London was great because every time I boarded the Tube I was reminded to "mind the gap" - (The motto of BoldLeaders). I minded the gap within the relationships I made there but most importantly I minded that gap between myself and my surroundings. I got to experience so much last year and it would have been a shame if I had not been truly present for it. I intentionally made choices that made me uncomfortable and more aware of these gaps. I know from my BoldLeaders training that there is so much to gain from doing what makes me uncomfortable, which is what led me to choose a year long study abroad program where I

Brian Winstanley – Comfortable with Being Uncomfortable

The most impactful aspect of the BoldLeaders curriculum, for me, was the concept of becoming “comfortable being uncomfortable”. As a young high school student, this motto became a way of life for me, both in my travels through Kenya and my experiences since. The level of growth that a person experiences directly relates to their willingness to be vulnerable and learn to embrace uncomfortable, new situations because without these situations, people remain stagnant. I grew tremendously as a person throughout the BoldLeaders program because I consciously made an effort to avoid taking the easy route but instead take the more difficult, uncomfortable route that would develop me the most as a person. BoldLeaders taught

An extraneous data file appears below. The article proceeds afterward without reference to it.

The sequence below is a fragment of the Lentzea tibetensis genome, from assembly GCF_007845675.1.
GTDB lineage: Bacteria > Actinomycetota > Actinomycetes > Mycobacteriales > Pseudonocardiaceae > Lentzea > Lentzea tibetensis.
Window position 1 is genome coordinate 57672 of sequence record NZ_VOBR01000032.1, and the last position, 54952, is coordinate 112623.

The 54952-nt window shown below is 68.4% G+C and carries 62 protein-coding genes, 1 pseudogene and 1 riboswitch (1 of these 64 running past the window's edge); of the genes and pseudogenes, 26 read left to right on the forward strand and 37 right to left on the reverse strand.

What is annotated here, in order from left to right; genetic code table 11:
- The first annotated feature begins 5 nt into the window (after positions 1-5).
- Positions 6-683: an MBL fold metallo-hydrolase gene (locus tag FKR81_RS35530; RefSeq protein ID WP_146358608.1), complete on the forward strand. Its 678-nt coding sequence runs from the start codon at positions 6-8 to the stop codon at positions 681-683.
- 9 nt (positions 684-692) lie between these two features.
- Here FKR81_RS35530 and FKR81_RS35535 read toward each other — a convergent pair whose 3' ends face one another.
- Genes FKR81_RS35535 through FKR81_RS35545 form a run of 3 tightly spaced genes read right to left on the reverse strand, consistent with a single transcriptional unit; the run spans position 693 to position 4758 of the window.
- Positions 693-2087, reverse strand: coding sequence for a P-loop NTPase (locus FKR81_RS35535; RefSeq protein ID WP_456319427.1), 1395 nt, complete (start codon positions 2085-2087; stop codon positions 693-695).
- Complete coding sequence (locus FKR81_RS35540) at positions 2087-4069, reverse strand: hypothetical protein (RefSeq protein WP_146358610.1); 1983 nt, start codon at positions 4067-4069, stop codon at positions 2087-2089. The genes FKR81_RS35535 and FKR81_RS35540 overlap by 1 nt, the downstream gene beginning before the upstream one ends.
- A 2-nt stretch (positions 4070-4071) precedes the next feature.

Natalie Walter – Expectations, Upset and Possibility

I traveled to Kenya in 2011 with Bold Leaders when I was 17, and I traveled to Nepal two years later. I called my BoldLeaders coach Michael a little bit before I left; I was nervous to be gone for two and a half months, with much of that time spent with no internet or phone service, no lights or plumbing. Over the phone, Michael guided me to take out a piece of paper and begin to draw. There were two paths in this drawing, starting on the left side of the paper. One started at the word “possibility,” and one started at the word “expectation.” Both paths went through an upset in the center of

Mikaela Lieb – Purposeful Participation